This guideline is primarily developed for engineers and architects who design or operate health-care facilities. The guideline is also useful for health-care workers, particularly infection-control professionals who work in health-care facilities. The guideline recognizes that the hospital designers, operators and health-care workers need to work together for effective infection control. This guideline applies to diseases that can be transmitted through fine droplets or through droplet nuclei. The guideline describes how an airborne precaution room and its adjacent areas can be designed to provide natural ventilation control of infections. However, this guideline does not include thorough descriptions for other infection-prevention and control measures.

viernes, 8 de junio de 2012

VIDEO: Aseptic laboratory techniques: plating methods.

Abstract: 
Microorganisms are present on all inanimate surfaces creating ubiquitous sources of possible contamination in the laboratory. Experimental success relies on the ability of a scientist to sterilize work surfaces and equipment as well as prevent contact of sterile instruments and solutions with non-sterile surfaces. Here we present the steps for several plating methods routinely used in the laboratory to isolate, propagate, or enumerate microorganisms such as bacteria and phage. All five methods incorporate aseptic technique, or procedures that maintain the sterility of experimental materials. Procedures described include (1) streak-plating bacterial cultures to isolate single colonies, (2) pour-plating and (3) spread-plating to enumerate viable bacterial colonies, (4) soft agar overlays to isolate phage and enumerate plaques, and (5) replica-plating to transfer cells from one plate to another in an identical spatial pattern. These procedures can be performed at the laboratory bench, provided they involve non-pathogenic strains of microorganisms (Biosafety Level 1, BSL-1). If working with BSL-2 organisms, then these manipulations must take place in a biosafety cabinet. Consult the most current edition of the Biosafety in Microbiological and Biomedical Laboratories (BMBL) as well as Material Safety Data Sheets (MSDS) for Infectious Substances to determine the biohazard classification as well as the safety precautions and containment facilities required for the microorganism in question. Bacterial strains and phage stocks can be obtained from research investigators, companies, and collections maintained by particular organizations such as the American Type Culture Collection (ATCC). It is recommended that non-pathogenic strains be used when learning the various plating methods. By following the procedures described in this protocol, students should be able to: Perform plating procedures without contaminating media. Isolate single bacterial colonies by the streak-plating method. Use pour-plating and spread-plating methods to determine the concentration of bacteria. Perform soft agar overlays when working with phage. Transfer bacterial cells from one plate to another using the replica-plating procedure. Given an experimental task, select the appropriate plating method.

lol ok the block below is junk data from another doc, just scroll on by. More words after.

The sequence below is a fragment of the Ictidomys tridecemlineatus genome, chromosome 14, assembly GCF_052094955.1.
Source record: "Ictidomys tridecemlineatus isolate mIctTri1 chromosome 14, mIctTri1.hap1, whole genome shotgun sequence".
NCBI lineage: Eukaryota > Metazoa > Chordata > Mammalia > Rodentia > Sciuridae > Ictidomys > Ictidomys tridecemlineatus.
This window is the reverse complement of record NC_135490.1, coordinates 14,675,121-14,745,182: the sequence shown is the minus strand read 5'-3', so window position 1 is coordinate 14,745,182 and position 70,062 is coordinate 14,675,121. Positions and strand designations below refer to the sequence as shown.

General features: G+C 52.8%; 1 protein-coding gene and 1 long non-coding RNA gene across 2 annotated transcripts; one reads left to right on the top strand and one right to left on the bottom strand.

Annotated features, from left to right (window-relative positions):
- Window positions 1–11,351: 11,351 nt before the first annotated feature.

Reference: 
Sanders ER. Aseptic laboratory techniques: plating methods. J Vis Exp. 2012 May 11;(63). pii: 3064.

Screening category A and B priority #pathogens

Abstract. One of the objectives of the National Institutes of Allergy and Infectious Diseases (NIAID) Biodefense Program is to identify or develop broad-spectrum antimicrobials for use against bioterrorism pathogens and emerging infectious agents. As a part of that program, our institution has screened the 10 000-compound MyriaScreen Diversity Collection of high-purity druglike compounds against three NIAID category A and one category B priority pathogens in an effort to identify potential compound classes for further drug development. The effective use of a Clinical and Laboratory Standards Institutebased high-throughput screening (HTS) 96-wellbased format allowed for the identification of 49 compounds that had in vitro activity against all four pathogens with minimum inhibitory concentration values of 16 g/mL. Adaptation of the HTS process was necessary to conduct the work in higher-level containment, in this case, biosafety level 3. Examination of chemical scaffolds shared by some of the 49 compounds and assessment of available chemical databases indicates that several may represent broad-spectrum antimicrobials whose activity is based on novel mechanisms of action. 


References
Barrow EW, et.al. High-Throughput Screening of a Diversity Collection Using Biodefense Category A and B Priority Pathogens. J Biomol Screen. 2012 May 31. 
NIAID Category A, B, and C Priority PathogensNIAID’s pathogen priority list is periodically reviewed and is subject to revision in conjunction with our federal partners, including the Department of Homeland Security, which determines threat assessments, and the Centers for Disease Control and Prevention (CDC), which is responsible for responding to emerging pathogen threats in the United States. 

miércoles, 6 de junio de 2012

#AMEXBIO: Revista Liderazgo y Experiencia Médica

Vean la nueva versión de la revista Liderazgo y Experiencia Médica, todo un número sobre la Asociación Mexicana de Bioseguridad y sus actividades, así como importantes artículos de profesionales de la Seguridad Biológica.

Biorisk Assessment Models (#BioRAMs)

The biorisk assessment models were designed for use by biorisk officers at laboratories and provide visualization of the relative risks, and help to identify risk mitigation measures. These models have incorporated IBTR and international biorisk officer experience in drafting sets of criteria, prioritizing the criteria, and outlining scoring functions for the criteria. The main objective of these models is to help strengthen risk governance in the laboratories by providing assessment methods that are is standardized, systematic, and repeatable. Biorisk subject matter expertise was critical in the development of these models, as there currently is no straight imperial data for laboratory biorisks.
  1. Biorisk Assessment Models (BioRAMs) (Intro)
  2. Biosafety Risk Assessment Methodology
  3. Strengthening Risk Governance in Bioscience Laboratories
  4. BioRAM (Biosafety and Biosecurity) Software: (You can obtain a link to download the software via email)